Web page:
Top 3 Things to Include in Your Photography Contracts

Most people aren’t that interested in learning how to write a photography contract. This is the mundane, often stressful part of this career, and it’s just not something anyone looks forward to focusing on, even for a short amount of time. If you’re in the profession, are you fully up to date on how to write a photography contract?

If not, then you’re far from alone. That’s the huge elephant in the room – contracts. Some of us use them, some of us even use them consistently. Then there are those photographers who have never even looked at even a general photography contract. Chances are, if you haven’t already, you will run into a nightmare client at some point in your career. You know the saying – one person ruins it for everyone. So is the case for a good, solid contract. Understanding how to write a photography contract – and how to manage the contractual process – can make the difference between a minor issue and a massive, long-term problem.

While the list below is hardly a be-all-end-all for how to write a photography contract, there are certain terms that should be in every document. Here are our top three items that should be included in your contract – regardless of whether it’s for a wedding, portrait, family, corporate, or any other client.

  1. Payment Terms & Price: Nobody likes to talk about money; especially when it’s a large chunk of change. Make it easy on yourself by including not only the fees and total price, but also include any payment terms. For example, often times it’s smart to include a retainer for a percentage of the total cost. That should be clearly stated and outlined in even a basic photography contract.
  2. Image Rights: No one can understand how to write a photography contract without understanding image rights. This includes rights for you and your client. Make it clear that as the photographer and artist, you own the copyright to the images. However, if you allow your clients to re-print the digital files – state that clearly in the contract. Protect yourself, but also leave no question about what your client can, and cannot do, with the images.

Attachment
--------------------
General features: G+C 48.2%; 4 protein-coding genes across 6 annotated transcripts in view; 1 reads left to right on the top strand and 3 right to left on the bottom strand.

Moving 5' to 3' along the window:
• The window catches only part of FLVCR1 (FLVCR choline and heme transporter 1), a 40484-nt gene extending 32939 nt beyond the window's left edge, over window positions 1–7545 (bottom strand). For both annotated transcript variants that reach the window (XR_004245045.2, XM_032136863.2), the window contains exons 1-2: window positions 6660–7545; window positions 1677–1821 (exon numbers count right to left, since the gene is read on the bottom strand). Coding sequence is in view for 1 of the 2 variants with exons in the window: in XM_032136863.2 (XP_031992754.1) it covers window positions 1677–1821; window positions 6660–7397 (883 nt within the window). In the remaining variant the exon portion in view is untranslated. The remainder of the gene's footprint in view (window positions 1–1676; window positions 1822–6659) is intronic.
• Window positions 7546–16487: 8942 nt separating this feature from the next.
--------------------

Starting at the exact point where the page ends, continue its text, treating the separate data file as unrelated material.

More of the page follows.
3. Time Period for Delivery: Although we recommend the time frames for delivery be communicated multiple times to your client, we recommend including a section in your contract. This gives your client a firm expectation of when they can expect the final product. Just make sure your time frame is one you can consistently meet; and it would also be smart to include a clause to protect yourself against any unforeseen circumstances that would require you to miss a deadline. Knowing how to write a photography contract at least in part means that you know how to provide yourself with protection should something go wrong, which does occur more often than many would think.

And one final point, make sure that you are sending AND receiving signed contracts. Knowing how to write a photography contract is great, but it isn’t worth anything if the photography forms and contracts are not signed and completed. Make it easy on yourself, and your clients, by using an e-contract system like Iris Works.

Working with us means that you don’t really have to know how to write a photography contract. Instead, we’ll help you with the basics and you can take care of the details. That’ll allow you to spend a lot more time on what you really love, which is your photography.

PS – Are you having a hard time finding the right contract? Check out TheLawTog or DesignAglow for some awesome resources!

Ready to try Iris Works and start streamlining your business? Sign up for a 30 day FREE trial! 

Previous

Next